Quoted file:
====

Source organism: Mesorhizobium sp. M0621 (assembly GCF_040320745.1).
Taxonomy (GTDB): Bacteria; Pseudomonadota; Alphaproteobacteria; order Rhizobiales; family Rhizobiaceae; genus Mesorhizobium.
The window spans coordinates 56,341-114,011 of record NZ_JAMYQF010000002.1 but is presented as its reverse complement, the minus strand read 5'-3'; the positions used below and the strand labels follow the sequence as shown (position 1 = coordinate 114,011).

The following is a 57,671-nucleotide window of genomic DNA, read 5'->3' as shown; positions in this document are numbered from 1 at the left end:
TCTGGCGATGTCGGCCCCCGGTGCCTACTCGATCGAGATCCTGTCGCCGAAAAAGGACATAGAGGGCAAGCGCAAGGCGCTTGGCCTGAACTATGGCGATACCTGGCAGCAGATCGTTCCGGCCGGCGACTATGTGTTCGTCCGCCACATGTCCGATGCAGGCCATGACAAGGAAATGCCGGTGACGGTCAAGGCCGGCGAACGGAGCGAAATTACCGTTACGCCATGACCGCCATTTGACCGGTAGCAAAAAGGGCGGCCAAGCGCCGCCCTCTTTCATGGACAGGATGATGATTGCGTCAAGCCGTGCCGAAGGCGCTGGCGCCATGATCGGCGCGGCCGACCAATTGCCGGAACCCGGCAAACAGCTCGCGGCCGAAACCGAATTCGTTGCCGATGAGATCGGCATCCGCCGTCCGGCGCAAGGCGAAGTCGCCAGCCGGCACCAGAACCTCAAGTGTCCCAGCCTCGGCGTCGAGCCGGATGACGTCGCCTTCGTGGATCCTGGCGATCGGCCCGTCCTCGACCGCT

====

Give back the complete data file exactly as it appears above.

Source organism: Mesorhizobium sp. M0621 (assembly GCF_040320745.1).
Taxonomy (GTDB): Bacteria; Pseudomonadota; Alphaproteobacteria; order Rhizobiales; family Rhizobiaceae; genus Mesorhizobium.
The window spans coordinates 56,341-114,011 of record NZ_JAMYQF010000002.1 but is presented as its reverse complement, the minus strand read 5'-3'; the positions used below and the strand labels follow the sequence as shown (position 1 = coordinate 114,011).

The following is a 57,671-nucleotide window of genomic DNA, read 5'->3' as shown; positions in this document are numbered from 1 at the left end:
TCTGGCGATGTCGGCCCCCGGTGCCTACTCGATCGAGATCCTGTCGCCGAAAAAGGACATAGAGGGCAAGCGCAAGGCGCTTGGCCTGAACTATGGCGATACCTGGCAGCAGATCGTTCCGGCCGGCGACTATGTGTTCGTCCGCCACATGTCCGATGCAGGCCATGACAAGGAAATGCCGGTGACGGTCAAGGCCGGCGAACGGAGCGAAATTACCGTTACGCCATGACCGCCATTTGACCGGTAGCAAAAAGGGCGGCCAAGCGCCGCCCTCTTTCATGGACAGGATGATGATTGCGTCAAGCCGTGCCGAAGGCGCTGGCGCCATGATCGGCGCGGCCGACCAATTGCCGGAACCCGGCAAACAGCTCGCGGCCGAAACCGAATTCGTTGCCGATGAGATCGGCATCCGCCGTCCGGCGCAAGGCGAAGTCGCCAGCCGGCACCAGAACCTCAAGTGTCCCAGCCTCGGCGTCGAGCCGGATGACGTCGCCTTCGTGGATCCTGGCGATCGGCCCGTCCTCGACCGCT